- I will assume you are using the most available of all lenses, the 24mm f2.8, with its closest focusing distance of 35cm. Get a 35cm ruler or anything to mark that distance very clearly on a flat surface such as a table.
- Align your camera's sensor (you should see the sensor marker on the top of the camera body. It looks like a circle with a line going through) with the Zero on your ruler. Mount the lens and DIY adapter and turn the lens to focus for 35cm.
- Look through your LCD, use centre magnification, and slide the bottle cap in or out all so very minutely until you see the 35cm mark is precisely in focus.
- Remove the mount from the camera body without losing that precise placement and flood the gap between the cap and cardboard mount with PVA or similar glue.
- When it's dried, you're done. You have the cheapest DIY Pentax 110 to Canon EOS-M man could ever produce.
Now why would you make this kind of adapter?
While I could find a commercial adapter for the similarly sized Sony NEX sensor, an EOS-M one was nowhere to be found. Both of these sensors, however, are bigger than intended with these lenses. This should mean vignetting is easy to have. In fact, I've been trying to make my own adapter using the original mount from a Pentax 110 Auto body that is broken. I kept the whole mechanism in order to use the camera's own aperture mechanism in my adapter. Brilliant, isn't it? Well, one little problem. Apparently using the Pentax 110 as its own adapter leaves behind a much smaller image circle. Even Hin Man seems to have lots of vignetting with his camera for some reason. My cheap adapter allows the whole sensor to be covered and only negligible (or easily corrected unless desired) vignetting is produced in the final image.
Here are some sample shots. All three shots have been taken with an EOS-M in P mode at ISO 200 with the aid of a remote flash diffused towards the ceiling. I suppose the shutter time has therefore been locked to 1/60s. All photos have been taken in RAW and exported to JPG immediately without a single edit. Lightroom simply shrinks the image and adds my logo in the corner.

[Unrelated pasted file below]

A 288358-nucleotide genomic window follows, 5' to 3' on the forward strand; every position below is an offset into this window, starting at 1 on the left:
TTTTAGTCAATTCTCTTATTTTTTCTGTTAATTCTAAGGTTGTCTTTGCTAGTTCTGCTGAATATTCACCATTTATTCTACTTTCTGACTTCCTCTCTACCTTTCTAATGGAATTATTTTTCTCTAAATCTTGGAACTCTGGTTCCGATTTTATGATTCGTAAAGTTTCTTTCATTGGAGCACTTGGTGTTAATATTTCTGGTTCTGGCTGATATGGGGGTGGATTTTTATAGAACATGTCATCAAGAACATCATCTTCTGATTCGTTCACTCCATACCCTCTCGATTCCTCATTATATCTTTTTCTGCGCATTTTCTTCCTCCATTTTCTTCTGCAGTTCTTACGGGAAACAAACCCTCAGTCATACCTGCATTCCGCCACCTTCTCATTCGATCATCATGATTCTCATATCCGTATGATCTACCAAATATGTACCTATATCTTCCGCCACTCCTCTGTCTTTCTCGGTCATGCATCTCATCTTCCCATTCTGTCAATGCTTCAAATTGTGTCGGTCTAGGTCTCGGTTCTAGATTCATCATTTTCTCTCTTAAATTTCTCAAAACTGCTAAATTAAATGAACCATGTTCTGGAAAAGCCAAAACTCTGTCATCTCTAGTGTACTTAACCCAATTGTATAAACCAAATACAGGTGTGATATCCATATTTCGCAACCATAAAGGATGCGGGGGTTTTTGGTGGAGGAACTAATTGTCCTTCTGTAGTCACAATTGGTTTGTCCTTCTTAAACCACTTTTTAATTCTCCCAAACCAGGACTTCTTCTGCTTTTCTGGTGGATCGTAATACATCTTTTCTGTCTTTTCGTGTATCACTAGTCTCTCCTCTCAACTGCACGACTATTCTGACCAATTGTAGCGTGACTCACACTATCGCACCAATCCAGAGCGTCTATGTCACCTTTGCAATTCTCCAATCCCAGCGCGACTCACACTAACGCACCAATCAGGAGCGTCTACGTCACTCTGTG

As you can see, vignetting is slightly apparent in the 24mm. It is easily corrected in Lightroom unless you want it. It actually gives a nice vintage effect to video. The 50mm is probably the best at coverage, and 70mm is perhaps the worst. The sharpness is impressive too. I think all of these shots have been taken at each lens's respective closest focusing distance, which is 35cm, 90cm, and 150cm respectively.
This is very little vignetting compared to Hin Man's who's got a constant large vignette on all his images which was not even centred! A dark halo covering the bottom third of the horizontal frame is what he always got. I think he was using a NEX. This adapter seems to allow greater coverage as the kind of vignette you see in the sample shots is what I always get no matter what lighting conditions I shoot in.
Stopping the lens down is possible by creating a smaller aperture ring and throwing it inside the bottle cap. I haven't tried that but I'm still trying to make that original body mount into an adapter in order to use the original aperture mechanism designed with these lenses. Another plan has been to 3D print this but, well, I do not have access to a 3D printer so if you have one let me know.